Given my role as an enterprise architect, I’ve had the opportunity to work with many different business leaders, each focused on leveraging IT to drive improved efficiencies, lower costs, increase quality, and broaden market share throughout their businesses. The improvements might involve any subset of data, processes, business rules, infrastructure, software, hardware, etc. A common thread is that each project seeks to make the corporation smarter through the use of information technology.
As I’ve placed these separate projects into a common context of my own, I’ve concluded that the long term goal of leveraging information technology must be for it to support cognitive processes. I don’t mean that the computers will think for us, rather that IT solutions must work together to allow a business to learn, corporately.
The individual tools that we utilize each play a part. However, we tend to utilize them in a manner that focuses on isolated and directed operation rather than incorporating them into an overall learning loop. In other words, we install tools that we direct without asking them to help us find better directions to give.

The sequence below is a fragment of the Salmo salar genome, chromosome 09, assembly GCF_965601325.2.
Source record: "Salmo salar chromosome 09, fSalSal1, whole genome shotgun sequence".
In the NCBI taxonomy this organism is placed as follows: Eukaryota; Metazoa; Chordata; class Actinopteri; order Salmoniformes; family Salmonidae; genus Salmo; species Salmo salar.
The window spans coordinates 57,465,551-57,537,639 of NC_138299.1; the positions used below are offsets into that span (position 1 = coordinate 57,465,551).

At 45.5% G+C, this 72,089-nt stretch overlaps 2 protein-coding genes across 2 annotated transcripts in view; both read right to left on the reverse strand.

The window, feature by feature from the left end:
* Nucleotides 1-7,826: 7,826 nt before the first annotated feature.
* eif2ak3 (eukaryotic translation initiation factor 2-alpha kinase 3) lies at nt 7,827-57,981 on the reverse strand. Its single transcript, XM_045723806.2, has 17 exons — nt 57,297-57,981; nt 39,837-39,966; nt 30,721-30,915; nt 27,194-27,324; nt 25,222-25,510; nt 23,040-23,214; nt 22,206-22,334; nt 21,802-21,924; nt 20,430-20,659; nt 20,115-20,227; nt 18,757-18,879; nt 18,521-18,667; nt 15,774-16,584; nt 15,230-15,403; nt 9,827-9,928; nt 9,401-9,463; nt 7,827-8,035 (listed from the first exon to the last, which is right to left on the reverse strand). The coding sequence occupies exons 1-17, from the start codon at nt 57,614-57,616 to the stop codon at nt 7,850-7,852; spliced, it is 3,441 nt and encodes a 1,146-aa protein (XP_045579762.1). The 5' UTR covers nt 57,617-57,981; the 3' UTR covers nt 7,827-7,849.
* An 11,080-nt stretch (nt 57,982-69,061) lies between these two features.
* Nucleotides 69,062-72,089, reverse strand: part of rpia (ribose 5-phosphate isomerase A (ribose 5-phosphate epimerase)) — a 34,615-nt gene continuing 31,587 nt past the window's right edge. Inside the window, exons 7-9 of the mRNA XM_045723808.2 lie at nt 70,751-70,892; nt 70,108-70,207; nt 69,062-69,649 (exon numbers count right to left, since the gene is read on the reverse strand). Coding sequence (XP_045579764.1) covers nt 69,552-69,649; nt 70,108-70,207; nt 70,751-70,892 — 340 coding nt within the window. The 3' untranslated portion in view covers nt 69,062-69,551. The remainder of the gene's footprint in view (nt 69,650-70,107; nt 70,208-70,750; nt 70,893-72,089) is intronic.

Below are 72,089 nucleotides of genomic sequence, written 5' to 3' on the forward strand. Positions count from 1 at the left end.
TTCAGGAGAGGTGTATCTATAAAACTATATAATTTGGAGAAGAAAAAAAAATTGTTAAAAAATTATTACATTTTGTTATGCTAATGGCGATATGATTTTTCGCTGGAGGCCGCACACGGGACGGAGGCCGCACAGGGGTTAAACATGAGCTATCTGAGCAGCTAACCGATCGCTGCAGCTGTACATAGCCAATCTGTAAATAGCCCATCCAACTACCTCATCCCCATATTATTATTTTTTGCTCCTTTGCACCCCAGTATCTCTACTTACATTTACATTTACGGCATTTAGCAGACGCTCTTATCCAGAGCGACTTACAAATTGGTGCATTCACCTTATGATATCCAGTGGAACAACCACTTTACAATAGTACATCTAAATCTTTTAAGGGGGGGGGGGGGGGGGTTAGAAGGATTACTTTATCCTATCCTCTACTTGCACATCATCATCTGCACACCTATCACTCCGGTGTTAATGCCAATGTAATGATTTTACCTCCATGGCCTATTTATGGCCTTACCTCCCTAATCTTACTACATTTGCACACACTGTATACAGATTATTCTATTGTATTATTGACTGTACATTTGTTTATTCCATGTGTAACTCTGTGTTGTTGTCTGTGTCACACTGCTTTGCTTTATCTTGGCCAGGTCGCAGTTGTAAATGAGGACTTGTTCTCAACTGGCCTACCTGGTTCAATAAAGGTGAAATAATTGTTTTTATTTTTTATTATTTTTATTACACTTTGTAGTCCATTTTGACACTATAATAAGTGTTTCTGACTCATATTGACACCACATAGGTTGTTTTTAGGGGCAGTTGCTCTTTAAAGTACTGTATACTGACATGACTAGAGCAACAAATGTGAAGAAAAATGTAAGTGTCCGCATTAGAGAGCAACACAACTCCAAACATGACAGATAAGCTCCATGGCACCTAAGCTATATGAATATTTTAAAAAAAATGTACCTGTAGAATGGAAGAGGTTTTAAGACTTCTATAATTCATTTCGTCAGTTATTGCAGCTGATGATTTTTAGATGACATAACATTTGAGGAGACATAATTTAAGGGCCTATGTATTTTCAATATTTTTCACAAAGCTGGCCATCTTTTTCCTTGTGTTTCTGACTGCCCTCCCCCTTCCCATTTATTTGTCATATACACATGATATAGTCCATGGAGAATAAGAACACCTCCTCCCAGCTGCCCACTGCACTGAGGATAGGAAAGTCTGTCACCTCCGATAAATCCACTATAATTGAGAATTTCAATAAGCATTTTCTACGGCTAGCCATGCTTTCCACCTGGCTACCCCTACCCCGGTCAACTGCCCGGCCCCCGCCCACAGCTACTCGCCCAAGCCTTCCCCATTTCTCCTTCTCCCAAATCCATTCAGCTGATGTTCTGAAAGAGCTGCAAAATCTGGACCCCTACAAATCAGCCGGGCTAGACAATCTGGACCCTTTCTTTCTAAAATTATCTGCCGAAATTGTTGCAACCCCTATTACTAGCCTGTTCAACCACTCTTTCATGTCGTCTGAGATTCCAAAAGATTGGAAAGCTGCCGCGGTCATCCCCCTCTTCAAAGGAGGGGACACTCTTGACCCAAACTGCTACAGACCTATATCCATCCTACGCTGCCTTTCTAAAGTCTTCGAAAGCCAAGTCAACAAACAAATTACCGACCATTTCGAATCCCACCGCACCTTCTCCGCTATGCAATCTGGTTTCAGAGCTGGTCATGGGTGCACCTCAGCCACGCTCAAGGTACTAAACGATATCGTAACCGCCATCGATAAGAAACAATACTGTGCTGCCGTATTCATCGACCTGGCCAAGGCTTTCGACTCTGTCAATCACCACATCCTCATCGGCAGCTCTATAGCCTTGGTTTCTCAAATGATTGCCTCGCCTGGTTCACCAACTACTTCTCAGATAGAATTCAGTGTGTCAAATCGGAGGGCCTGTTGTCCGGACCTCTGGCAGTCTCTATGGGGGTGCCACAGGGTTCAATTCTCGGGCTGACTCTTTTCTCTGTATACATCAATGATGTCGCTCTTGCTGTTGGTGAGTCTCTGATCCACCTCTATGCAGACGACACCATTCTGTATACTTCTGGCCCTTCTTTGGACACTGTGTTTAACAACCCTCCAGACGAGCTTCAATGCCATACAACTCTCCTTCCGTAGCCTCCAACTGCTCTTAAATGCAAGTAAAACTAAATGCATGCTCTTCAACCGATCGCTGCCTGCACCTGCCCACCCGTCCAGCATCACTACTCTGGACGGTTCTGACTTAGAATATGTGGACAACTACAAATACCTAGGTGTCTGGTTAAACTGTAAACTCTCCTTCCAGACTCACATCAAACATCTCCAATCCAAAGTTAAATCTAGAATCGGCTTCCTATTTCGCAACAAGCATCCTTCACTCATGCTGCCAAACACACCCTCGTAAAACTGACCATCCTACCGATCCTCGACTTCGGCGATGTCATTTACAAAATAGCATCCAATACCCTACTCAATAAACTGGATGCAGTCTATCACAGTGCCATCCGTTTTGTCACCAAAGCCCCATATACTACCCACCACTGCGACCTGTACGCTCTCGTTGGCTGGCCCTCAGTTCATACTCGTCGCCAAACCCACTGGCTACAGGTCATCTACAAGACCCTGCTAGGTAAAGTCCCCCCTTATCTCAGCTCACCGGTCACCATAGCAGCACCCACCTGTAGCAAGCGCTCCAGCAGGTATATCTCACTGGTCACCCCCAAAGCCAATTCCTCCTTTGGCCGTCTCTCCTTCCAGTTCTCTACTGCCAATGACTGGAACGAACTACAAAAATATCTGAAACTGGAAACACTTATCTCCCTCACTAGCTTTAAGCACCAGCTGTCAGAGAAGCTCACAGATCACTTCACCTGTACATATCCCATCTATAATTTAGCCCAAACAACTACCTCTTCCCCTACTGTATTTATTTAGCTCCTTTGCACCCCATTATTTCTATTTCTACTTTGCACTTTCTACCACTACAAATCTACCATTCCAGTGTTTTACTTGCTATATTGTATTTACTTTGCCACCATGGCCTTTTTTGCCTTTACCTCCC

Let me start with a definition: similar to thinking beings, a cognitive corporation™ leverages a feedback loop of information and experiences to inform future processes and rules. Fundamentally, learning is a process and it involves taking known facts and experiences and combining them to create new hypothesis which are tested in order to derive new facts, processes and rules. Unfortunately, we don’t often leverage our enterprise applications in this way.
We have many tools available to us in the enterprise IT realm. These include database management systems, business process management environments, rule engines, reporting tools, content management applications, data analytics tools, complex event processing environments, enterprise service buses, and ETL tools. Individually, these components are used to solve specific, predefined issues with the operation of a business. However, this is not an optimal way to leverage them.
If we consider that these tools mimic aspects of an intelligent being, then we need to leverage them in a fashion that manifests the cognitive capability in preference to simply deploying a point-solution. This involves thinking about the tools somewhat differently.